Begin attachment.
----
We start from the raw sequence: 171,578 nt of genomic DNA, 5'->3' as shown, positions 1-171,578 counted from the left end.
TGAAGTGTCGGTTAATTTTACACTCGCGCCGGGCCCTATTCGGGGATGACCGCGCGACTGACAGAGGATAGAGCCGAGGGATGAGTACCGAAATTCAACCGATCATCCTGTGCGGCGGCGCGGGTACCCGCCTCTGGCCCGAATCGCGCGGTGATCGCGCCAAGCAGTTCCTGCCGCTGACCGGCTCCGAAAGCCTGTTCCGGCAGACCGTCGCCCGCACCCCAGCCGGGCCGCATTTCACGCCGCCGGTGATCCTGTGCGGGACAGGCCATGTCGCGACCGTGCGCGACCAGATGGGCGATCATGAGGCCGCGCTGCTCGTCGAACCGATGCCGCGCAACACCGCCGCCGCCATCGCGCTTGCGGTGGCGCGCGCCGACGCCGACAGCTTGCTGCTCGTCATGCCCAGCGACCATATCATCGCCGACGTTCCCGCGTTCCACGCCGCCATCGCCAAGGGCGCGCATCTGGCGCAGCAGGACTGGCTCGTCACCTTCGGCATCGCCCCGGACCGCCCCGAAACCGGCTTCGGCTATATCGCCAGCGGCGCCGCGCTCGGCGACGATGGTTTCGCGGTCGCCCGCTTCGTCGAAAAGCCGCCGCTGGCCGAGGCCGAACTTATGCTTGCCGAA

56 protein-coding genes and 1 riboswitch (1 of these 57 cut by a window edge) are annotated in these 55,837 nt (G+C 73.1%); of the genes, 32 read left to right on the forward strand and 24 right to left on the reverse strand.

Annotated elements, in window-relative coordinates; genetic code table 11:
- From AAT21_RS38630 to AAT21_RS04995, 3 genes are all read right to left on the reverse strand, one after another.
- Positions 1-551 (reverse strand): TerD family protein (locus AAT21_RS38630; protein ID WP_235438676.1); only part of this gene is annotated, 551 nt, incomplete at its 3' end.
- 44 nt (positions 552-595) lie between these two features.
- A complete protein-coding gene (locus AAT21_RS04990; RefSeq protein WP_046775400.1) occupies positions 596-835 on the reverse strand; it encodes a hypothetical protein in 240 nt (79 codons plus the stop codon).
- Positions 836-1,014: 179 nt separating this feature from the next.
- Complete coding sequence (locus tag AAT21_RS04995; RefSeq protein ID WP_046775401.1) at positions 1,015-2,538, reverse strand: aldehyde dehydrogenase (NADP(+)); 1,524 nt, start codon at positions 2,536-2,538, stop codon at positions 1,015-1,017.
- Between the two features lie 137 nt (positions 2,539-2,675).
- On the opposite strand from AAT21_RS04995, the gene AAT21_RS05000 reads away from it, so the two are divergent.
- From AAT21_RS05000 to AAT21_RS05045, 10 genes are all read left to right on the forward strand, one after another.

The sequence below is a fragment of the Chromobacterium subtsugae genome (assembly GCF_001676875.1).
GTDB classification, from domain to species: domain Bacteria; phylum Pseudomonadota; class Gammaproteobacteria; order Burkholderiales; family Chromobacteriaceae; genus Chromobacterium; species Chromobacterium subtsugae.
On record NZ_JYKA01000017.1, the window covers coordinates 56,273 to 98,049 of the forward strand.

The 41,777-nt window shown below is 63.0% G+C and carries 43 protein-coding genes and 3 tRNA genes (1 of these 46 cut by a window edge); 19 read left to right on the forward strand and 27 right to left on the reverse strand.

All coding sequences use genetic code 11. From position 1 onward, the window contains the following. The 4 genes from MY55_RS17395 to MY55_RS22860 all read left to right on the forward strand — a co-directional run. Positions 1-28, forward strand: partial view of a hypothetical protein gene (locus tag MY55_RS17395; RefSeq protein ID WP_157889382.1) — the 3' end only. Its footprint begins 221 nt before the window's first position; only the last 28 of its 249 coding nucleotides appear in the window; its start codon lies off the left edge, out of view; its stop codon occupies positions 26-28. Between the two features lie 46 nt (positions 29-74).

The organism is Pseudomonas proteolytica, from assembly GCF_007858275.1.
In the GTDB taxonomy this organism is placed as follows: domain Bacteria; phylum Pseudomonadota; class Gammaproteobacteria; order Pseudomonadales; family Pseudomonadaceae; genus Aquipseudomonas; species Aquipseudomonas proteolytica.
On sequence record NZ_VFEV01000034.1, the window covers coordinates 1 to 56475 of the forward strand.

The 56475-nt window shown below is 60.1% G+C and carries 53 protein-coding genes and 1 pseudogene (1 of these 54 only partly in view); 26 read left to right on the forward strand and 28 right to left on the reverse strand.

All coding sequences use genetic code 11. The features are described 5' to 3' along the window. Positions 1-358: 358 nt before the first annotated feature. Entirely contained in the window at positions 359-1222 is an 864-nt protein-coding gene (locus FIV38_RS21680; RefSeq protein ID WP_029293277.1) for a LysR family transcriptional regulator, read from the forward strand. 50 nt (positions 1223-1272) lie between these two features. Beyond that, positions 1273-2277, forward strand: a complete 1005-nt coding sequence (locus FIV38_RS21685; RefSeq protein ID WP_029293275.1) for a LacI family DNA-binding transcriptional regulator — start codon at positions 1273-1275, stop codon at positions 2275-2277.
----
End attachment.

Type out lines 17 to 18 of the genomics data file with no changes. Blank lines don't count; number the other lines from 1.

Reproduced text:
The 41,777-nt window shown below is 63.0% G+C and carries 43 protein-coding genes and 3 tRNA genes (1 of these 46 cut by a window edge); 19 read left to right on the forward strand and 27 right to left on the reverse strand.

All coding sequences use genetic code 11. From position 1 onward, the window contains the following. The 4 genes from MY55_RS17395 to MY55_RS22860 all read left to right on the forward strand — a co-directional run. Positions 1-28, forward strand: partial view of a hypothetical protein gene (locus tag MY55_RS17395; RefSeq protein ID WP_157889382.1) — the 3' end only. Its footprint begins 221 nt before the window's first position; only the last 28 of its 249 coding nucleotides appear in the window; its start codon lies off the left edge, out of view; its stop codon occupies positions 26-28. Between the two features lie 46 nt (positions 29-74).